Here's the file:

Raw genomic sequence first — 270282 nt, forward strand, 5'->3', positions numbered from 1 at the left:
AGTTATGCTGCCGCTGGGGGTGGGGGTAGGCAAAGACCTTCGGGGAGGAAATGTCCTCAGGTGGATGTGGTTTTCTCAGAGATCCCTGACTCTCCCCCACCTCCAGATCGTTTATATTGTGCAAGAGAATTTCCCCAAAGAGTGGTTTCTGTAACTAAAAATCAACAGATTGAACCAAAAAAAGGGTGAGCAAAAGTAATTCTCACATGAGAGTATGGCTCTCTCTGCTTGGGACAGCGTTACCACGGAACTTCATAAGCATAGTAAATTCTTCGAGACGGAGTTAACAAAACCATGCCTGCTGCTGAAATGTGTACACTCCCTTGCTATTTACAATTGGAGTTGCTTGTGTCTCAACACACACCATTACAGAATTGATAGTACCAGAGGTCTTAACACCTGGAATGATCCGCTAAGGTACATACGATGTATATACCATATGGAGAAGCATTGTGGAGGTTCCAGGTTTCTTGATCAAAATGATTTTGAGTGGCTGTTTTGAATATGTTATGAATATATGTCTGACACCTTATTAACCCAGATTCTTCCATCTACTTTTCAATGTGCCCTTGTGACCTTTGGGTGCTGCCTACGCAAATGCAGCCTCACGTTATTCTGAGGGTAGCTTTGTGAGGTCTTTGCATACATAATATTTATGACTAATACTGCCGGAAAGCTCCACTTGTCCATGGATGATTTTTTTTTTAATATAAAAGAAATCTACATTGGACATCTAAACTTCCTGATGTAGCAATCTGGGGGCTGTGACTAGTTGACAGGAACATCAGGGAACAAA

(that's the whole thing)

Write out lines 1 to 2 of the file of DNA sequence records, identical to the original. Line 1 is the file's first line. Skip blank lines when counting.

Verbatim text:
Raw genomic sequence first — 270282 nt, forward strand, 5'->3', positions numbered from 1 at the left:
AGTTATGCTGCCGCTGGGGGTGGGGGTAGGCAAAGACCTTCGGGGAGGAAATGTCCTCAGGTGGATGTGGTTTTCTCAGAGATCCCTGACTCTCCCCCACCTCCAGATCGTTTATATTGTGCAAGAGAATTTCCCCAAAGAGTGGTTTCTGTAACTAAAAATCAACAGATTGAACCAAAAAAAGGGTGAGCAAAAGTAATTCTCACATGAGAGTATGGCTCTCTCTGCTTGGGACAGCGTTACCACGGAACTTCATAAGCATAGTAAATTCTTCGAGACGGAGTTAACAAAACCATGCCTGCTGCTGAAATGTGTACACTCCCTTGCTATTTACAATTGGAGTTGCTTGTGTCTCAACACACACCATTACAGAATTGATAGTACCAGAGGTCTTAACACCTGGAATGATCCGCTAAGGTACATACGATGTATATACCATATGGAGAAGCATTGTGGAGGTTCCAGGTTTCTTGATCAAAATGATTTTGAGTGGCTGTTTTGAATATGTTATGAATATATGTCTGACACCTTATTAACCCAGATTCTTCCATCTACTTTTCAATGTGCCCTTGTGACCTTTGGGTGCTGCCTACGCAAATGCAGCCTCACGTTATTCTGAGGGTAGCTTTGTGAGGTCTTTGCATACATAATATTTATGACTAATACTGCCGGAAAGCTCCACTTGTCCATGGATGATTTTTTTTTTAATATAAAAGAAATCTACATTGGACATCTAAACTTCCTGATGTAGCAATCTGGGGGCTGTGACTAGTTGACAGGAACATCAGGGAACAAA